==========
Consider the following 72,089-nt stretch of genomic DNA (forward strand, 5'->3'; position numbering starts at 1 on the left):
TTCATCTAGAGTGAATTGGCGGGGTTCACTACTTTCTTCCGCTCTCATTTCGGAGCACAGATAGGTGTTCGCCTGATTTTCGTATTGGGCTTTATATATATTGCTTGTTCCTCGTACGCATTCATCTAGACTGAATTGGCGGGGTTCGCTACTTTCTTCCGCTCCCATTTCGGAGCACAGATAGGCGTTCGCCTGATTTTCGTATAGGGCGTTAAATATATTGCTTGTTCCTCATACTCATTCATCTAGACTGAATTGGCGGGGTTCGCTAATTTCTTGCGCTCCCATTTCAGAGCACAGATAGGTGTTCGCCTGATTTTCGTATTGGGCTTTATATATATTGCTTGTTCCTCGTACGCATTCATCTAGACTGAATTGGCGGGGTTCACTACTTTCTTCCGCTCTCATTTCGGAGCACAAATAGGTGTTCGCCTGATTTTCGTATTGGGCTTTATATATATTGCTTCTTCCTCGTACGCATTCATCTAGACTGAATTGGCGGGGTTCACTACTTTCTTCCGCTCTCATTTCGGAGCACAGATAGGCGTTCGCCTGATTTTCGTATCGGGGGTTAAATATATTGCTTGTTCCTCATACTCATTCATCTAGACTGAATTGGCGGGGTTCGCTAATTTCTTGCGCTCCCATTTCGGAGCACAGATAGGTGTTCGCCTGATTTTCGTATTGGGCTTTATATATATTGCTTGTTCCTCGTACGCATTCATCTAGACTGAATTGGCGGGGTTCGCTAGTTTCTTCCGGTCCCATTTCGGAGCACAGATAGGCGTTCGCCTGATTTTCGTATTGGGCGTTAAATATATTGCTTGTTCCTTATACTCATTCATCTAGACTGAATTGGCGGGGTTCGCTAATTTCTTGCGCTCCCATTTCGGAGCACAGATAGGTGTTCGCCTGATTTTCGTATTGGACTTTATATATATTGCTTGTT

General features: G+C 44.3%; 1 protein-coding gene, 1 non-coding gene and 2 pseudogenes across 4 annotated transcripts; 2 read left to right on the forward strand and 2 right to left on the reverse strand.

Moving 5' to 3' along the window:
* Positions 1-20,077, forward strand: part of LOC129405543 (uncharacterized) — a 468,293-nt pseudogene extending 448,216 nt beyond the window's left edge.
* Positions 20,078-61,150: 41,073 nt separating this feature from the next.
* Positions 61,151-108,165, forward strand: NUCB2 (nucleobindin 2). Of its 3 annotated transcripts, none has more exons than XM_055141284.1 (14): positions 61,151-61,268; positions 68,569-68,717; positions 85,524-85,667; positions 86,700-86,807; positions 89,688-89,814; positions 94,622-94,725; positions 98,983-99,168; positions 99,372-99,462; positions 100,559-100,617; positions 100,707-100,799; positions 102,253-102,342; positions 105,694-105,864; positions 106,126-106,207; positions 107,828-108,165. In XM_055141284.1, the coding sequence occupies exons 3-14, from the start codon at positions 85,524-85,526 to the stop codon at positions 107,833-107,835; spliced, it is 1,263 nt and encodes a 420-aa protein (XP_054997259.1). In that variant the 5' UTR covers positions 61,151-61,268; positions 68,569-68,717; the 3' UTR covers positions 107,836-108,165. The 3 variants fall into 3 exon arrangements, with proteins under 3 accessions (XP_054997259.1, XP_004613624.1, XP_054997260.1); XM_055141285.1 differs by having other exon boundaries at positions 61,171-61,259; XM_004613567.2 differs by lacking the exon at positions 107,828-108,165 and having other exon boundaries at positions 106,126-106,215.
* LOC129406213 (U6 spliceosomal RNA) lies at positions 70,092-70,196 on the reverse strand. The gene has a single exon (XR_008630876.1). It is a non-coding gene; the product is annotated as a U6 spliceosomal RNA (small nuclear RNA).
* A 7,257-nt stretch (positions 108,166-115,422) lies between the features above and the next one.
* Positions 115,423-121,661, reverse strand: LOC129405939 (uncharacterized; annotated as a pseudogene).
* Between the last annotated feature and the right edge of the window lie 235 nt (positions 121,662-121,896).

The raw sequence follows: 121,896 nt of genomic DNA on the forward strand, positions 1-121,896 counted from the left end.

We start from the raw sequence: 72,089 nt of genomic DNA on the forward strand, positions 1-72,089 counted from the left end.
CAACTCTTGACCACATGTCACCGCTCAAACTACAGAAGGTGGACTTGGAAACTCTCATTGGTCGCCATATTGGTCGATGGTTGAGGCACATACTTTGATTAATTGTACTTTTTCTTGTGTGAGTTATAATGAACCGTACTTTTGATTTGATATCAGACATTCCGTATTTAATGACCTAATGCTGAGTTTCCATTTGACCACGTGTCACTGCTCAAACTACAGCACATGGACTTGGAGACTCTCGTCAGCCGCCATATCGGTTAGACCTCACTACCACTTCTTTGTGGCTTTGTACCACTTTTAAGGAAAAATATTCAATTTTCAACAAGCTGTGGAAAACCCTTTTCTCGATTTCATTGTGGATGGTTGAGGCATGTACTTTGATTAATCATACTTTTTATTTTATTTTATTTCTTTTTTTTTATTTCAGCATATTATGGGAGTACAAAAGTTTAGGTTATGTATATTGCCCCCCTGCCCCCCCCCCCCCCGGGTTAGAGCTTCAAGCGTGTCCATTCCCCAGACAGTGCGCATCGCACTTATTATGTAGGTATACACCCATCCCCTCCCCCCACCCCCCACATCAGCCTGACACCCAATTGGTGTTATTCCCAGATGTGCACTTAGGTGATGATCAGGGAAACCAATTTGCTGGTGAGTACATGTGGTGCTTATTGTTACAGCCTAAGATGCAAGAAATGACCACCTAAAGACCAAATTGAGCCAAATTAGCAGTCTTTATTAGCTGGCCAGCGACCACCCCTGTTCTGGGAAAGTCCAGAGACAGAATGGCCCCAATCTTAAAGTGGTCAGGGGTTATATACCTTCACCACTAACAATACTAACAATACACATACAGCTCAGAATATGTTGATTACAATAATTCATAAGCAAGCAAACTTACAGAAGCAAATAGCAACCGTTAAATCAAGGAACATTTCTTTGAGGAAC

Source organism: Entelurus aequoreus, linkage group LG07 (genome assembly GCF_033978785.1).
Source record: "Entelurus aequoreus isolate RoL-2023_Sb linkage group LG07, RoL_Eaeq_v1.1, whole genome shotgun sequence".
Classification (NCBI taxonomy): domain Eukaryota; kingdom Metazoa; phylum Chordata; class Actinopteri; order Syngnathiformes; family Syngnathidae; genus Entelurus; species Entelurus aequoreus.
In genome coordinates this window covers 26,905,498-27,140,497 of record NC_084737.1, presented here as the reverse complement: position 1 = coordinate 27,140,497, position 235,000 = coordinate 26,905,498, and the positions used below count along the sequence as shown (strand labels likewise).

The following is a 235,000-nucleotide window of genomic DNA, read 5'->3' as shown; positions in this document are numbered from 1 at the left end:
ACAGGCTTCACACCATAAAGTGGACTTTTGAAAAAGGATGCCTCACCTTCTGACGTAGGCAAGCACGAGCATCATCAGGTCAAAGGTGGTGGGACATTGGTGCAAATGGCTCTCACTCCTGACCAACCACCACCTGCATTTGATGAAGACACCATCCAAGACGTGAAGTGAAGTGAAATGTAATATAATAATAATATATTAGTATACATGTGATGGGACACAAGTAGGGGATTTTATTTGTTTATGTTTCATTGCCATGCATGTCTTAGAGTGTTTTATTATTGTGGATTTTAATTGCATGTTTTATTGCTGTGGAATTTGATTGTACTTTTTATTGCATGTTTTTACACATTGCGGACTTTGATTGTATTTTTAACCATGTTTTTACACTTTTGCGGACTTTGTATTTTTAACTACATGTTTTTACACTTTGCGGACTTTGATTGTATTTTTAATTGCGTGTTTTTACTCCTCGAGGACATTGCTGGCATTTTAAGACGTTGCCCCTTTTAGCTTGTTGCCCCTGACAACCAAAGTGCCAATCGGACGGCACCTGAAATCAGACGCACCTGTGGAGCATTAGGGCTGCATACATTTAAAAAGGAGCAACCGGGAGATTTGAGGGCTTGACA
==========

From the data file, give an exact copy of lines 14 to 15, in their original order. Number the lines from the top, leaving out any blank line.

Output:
CAACTCTTGACCACATGTCACCGCTCAAACTACAGAAGGTGGACTTGGAAACTCTCATTGGTCGCCATATTGGTCGATGGTTGAGGCACATACTTTGATTAATTGTACTTTTTCTTGTGTGAGTTATAATGAACCGTACTTTTGATTTGATATCAGACATTCCGTATTTAATGACCTAATGCTGAGTTTCCATTTGACCACGTGTCACTGCTCAAACTACAGCACATGGACTTGGAGACTCTCGTCAGCCGCCATATCGGTTAGACCTCACTACCACTTCTTTGTGGCTTTGTACCACTTTTAAGGAAAAATATTCAATTTTCAACAAGCTGTGGAAAACCCTTTTCTCGATTTCATTGTGGATGGTTGAGGCATGTACTTTGATTAATCATACTTTTTATTTTATTTTATTTCTTTTTTTTTATTTCAGCATATTATGGGAGTACAAAAGTTTAGGTTATGTATATTGCCCCCCTGCCCCCCCCCCCCCCGGGTTAGAGCTTCAAGCGTGTCCATTCCCCAGACAGTGCGCATCGCACTTATTATGTAGGTATACACCCATCCCCTCCCCCCACCCCCCACATCAGCCTGACACCCAATTGGTGTTATTCCCAGATGTGCACTTAGGTGATGATCAGGGAAACCAATTTGCTGGTGAGTACATGTGGTGCTTATTGTTACAGCCTAAGATGCAAGAAATGACCACCTAAAGACCAAATTGAGCCAAATTAGCAGTCTTTATTAGCTGGCCAGCGACCACCCCTGTTCTGGGAAAGTCCAGAGACAGAATGGCCCCAATCTTAAAGTGGTCAGGGGTTATATACCTTCACCACTAACAATACTAACAATACACATACAGCTCAGAATATGTTGATTACAATAATTCATAAGCAAGCAAACTTACAGAAGCAAATAGCAACCGTTAAATCAAGGAACATTTCTTTGAGGAAC

Source organism: Entelurus aequoreus, linkage group LG07 (genome assembly GCF_033978785.1).